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This vehicle has a knocking or clunking sound when turning the steering wheel. This is a common complaint on Toyota Highlanders but vehicles when out of warranty. This is a defect in these vehicles and should be fixed by Toyota free of charge.

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The vehicle has around 37K miles and started to get a bump or thud sound when turning to right and turning over all begin to get sluggish. I took it to the [dealership] has in Houston and it was diagnosed with a drive shaft problem and required a expensive repair and front end alignment. I questioned the service rep as it seemed to be very low mileage for a issue researching it seems that this is a Highlander defect and should be covered by a recall. If this car had 80k or more miles I might be of a different opinion but this car is way too new to have an issue like this especially on such an important element like steering. This is an obvious engineering and manufacturing problem and a replacement part that will only have a 1 year warranty is not good enough.

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There is a clunking noise when turning at low speeds. My mechanic says there is a defect in the design of the steering shaft. He said this commonly occurs with this model Highlander, something supported by numerous complaints about the same issue. Toyota denies responsibility and won’t issue a recall, though it is a safety risk. Continue reading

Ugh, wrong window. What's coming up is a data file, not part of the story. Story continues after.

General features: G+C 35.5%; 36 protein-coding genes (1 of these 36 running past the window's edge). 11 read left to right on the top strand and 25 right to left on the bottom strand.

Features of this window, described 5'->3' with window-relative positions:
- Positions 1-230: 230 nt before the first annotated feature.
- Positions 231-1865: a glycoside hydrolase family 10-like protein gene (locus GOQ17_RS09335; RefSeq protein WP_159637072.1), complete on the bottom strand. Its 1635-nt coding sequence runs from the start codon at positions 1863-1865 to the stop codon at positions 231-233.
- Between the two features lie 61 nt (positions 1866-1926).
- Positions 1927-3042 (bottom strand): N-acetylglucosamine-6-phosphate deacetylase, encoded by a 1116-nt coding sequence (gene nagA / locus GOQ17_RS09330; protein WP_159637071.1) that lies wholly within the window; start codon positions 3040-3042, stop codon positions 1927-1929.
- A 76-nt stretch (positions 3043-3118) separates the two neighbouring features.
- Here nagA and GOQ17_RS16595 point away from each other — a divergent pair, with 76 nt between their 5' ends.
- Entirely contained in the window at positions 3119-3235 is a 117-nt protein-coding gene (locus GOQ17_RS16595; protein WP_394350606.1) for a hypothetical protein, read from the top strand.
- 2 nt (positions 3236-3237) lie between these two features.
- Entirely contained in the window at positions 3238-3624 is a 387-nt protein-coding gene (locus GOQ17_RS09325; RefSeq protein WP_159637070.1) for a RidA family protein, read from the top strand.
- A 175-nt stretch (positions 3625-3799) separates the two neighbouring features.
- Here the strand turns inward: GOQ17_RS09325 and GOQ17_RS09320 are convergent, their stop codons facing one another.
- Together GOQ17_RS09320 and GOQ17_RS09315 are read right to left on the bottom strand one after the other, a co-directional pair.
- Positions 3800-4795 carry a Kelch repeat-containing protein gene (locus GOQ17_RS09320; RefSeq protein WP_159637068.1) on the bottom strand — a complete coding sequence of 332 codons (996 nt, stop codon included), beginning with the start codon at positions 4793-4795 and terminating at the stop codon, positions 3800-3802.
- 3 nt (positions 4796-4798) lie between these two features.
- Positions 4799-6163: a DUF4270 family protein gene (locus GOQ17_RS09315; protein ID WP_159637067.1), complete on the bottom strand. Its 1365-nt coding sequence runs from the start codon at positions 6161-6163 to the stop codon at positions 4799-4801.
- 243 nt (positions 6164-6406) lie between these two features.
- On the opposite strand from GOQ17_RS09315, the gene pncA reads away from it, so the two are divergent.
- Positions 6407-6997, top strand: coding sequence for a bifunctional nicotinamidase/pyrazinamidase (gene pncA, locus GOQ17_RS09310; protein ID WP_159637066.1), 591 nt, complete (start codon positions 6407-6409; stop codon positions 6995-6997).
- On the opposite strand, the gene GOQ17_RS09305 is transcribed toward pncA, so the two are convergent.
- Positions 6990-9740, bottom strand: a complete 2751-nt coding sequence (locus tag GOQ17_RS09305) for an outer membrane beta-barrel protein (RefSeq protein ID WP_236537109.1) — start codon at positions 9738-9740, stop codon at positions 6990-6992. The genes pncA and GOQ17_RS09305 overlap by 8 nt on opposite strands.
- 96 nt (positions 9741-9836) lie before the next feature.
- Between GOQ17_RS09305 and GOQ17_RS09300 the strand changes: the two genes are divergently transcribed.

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Do you own a Kenmore oven?  Does your Kenmore oven have a model number stating with 790? If so, you may be at risk of the oven door shattering, as numerous other consumers have found out.  Indeed, the problem has gotten so bad that the Consumer Product Safety Commission, having received so many complaints, issued a statement requesting that the government to act and cause Kenmore to recall the ovens.  Just a few of these complaints include:

Kenmore oven Model 790.9745 – We purchased our house in July 2014 and didn’t notice at the time that the front glass of the oven was missing. We ordered a new glass front, installed it and a few months later, the front glass exploded and went all over the kitchen. Then we realized that must have been why the glass was missing when we bought the house. We replaced the glass again and the other day the same thing happened. Three times in three years. Each time someone was standing near the oven while it was baking at 350 degrees when the glass exploded. We were lucky no one got hurt.

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On opening the Kenmore convection wall oven door, the handle was loose and when I pulled on it, the entire glass door shattered, cutting my hand, ruining food on the counter, spraying glass as far as 12′ from the oven. Using a whisk broom, regular broom and the vacuum, we were able to get most of the glass up and then we washed all of the kitchen rugs. If a small child or one of our pets had been next to me, some serious harm may have resulted. I have read about other customers having this problem and that replacing the door is not a safe option – it can happen again. It’s a serious design flaw.

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This is the 3rd time I had sears out to fix stove. 1st glass blew out (scratched the whole inside 2nd circuit board/ and now again the circuit board. When you use self cleaning more than 3 times blows board. All in all I have been without the use of my stove about eight weeks. When you call for service and you give them error code. They come out (waiting a week or longer) without parts and you have to wait another 2 weeks for them to fix. Just wish they would credit me and let me buy another brand. This stove is only 1 year old. Very unhappy.